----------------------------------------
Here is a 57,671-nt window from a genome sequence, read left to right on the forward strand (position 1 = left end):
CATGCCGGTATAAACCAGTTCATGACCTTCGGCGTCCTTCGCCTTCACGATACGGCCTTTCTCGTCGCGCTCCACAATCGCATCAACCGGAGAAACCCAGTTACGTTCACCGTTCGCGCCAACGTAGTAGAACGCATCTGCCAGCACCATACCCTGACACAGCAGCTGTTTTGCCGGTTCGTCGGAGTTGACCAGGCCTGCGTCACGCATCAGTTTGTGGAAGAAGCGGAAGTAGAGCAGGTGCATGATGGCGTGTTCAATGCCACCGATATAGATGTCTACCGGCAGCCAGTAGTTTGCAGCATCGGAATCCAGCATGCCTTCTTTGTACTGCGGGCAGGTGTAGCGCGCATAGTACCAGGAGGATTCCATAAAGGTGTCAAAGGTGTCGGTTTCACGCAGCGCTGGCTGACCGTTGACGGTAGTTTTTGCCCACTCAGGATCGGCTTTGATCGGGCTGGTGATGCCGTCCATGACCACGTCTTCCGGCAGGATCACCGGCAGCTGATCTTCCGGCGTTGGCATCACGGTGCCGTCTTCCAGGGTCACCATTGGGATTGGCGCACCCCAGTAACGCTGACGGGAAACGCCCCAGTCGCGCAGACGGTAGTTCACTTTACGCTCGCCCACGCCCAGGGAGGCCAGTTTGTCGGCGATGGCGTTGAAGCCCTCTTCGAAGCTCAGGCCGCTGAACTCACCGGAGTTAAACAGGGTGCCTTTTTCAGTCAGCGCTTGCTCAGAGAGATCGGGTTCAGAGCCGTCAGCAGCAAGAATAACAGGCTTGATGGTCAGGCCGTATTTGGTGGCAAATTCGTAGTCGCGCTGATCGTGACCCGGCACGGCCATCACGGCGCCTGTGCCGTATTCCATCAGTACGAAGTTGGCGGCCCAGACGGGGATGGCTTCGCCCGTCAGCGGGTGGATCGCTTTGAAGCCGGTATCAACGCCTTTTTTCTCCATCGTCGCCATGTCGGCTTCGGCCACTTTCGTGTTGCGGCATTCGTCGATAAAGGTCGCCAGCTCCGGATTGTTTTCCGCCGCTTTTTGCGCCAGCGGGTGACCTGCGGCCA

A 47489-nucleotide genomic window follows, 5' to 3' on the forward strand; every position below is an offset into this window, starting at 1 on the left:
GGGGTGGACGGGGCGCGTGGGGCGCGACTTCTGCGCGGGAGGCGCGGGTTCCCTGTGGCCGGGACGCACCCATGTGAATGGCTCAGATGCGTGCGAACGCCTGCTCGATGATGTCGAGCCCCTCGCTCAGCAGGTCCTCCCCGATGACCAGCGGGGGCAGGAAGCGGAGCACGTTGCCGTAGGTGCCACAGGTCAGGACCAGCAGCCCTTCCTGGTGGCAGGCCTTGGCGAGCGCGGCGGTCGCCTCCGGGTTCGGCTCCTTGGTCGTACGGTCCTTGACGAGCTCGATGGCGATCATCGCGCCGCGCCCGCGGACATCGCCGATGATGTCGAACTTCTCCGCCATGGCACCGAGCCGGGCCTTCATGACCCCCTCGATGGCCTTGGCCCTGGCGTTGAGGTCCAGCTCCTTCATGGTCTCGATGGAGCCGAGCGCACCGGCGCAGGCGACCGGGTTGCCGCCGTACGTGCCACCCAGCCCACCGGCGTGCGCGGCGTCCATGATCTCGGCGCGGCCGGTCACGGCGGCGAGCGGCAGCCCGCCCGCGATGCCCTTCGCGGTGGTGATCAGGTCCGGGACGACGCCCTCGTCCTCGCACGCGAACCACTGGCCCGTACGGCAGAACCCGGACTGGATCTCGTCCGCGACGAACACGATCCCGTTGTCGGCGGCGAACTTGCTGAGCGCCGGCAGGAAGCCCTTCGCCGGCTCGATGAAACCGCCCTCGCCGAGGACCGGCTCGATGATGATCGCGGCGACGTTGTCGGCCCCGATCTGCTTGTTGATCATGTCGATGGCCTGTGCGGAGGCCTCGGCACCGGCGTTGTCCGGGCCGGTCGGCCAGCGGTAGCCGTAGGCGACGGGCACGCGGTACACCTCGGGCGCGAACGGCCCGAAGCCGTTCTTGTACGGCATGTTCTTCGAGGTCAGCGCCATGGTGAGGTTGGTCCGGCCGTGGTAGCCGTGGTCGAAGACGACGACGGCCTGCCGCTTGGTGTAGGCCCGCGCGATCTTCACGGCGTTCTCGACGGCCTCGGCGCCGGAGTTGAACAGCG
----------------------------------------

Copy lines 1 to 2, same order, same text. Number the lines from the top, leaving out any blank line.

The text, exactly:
Here is a 57,671-nt window from a genome sequence, read left to right on the forward strand (position 1 = left end):
CATGCCGGTATAAACCAGTTCATGACCTTCGGCGTCCTTCGCCTTCACGATACGGCCTTTCTCGTCGCGCTCCACAATCGCATCAACCGGAGAAACCCAGTTACGTTCACCGTTCGCGCCAACGTAGTAGAACGCATCTGCCAGCACCATACCCTGACACAGCAGCTGTTTTGCCGGTTCGTCGGAGTTGACCAGGCCTGCGTCACGCATCAGTTTGTGGAAGAAGCGGAAGTAGAGCAGGTGCATGATGGCGTGTTCAATGCCACCGATATAGATGTCTACCGGCAGCCAGTAGTTTGCAGCATCGGAATCCAGCATGCCTTCTTTGTACTGCGGGCAGGTGTAGCGCGCATAGTACCAGGAGGATTCCATAAAGGTGTCAAAGGTGTCGGTTTCACGCAGCGCTGGCTGACCGTTGACGGTAGTTTTTGCCCACTCAGGATCGGCTTTGATCGGGCTGGTGATGCCGTCCATGACCACGTCTTCCGGCAGGATCACCGGCAGCTGATCTTCCGGCGTTGGCATCACGGTGCCGTCTTCCAGGGTCACCATTGGGATTGGCGCACCCCAGTAACGCTGACGGGAAACGCCCCAGTCGCGCAGACGGTAGTTCACTTTACGCTCGCCCACGCCCAGGGAGGCCAGTTTGTCGGCGATGGCGTTGAAGCCCTCTTCGAAGCTCAGGCCGCTGAACTCACCGGAGTTAAACAGGGTGCCTTTTTCAGTCAGCGCTTGCTCAGAGAGATCGGGTTCAGAGCCGTCAGCAGCAAGAATAACAGGCTTGATGGTCAGGCCGTATTTGGTGGCAAATTCGTAGTCGCGCTGATCGTGACCCGGCACGGCCATCACGGCGCCTGTGCCGTATTCCATCAGTACGAAGTTGGCGGCCCAGACGGGGATGGCTTCGCCCGTCAGCGGGTGGATCGCTTTGAAGCCGGTATCAACGCCTTTTTTCTCCATCGTCGCCATGTCGGCTTCGGCCACTTTCGTGTTGCGGCATTCGTCGATAAAGGTCGCCAGCTCCGGATTGTTTTCCGCCGCTTTTTGCGCCAGCGGGTGACCTGCGGCCA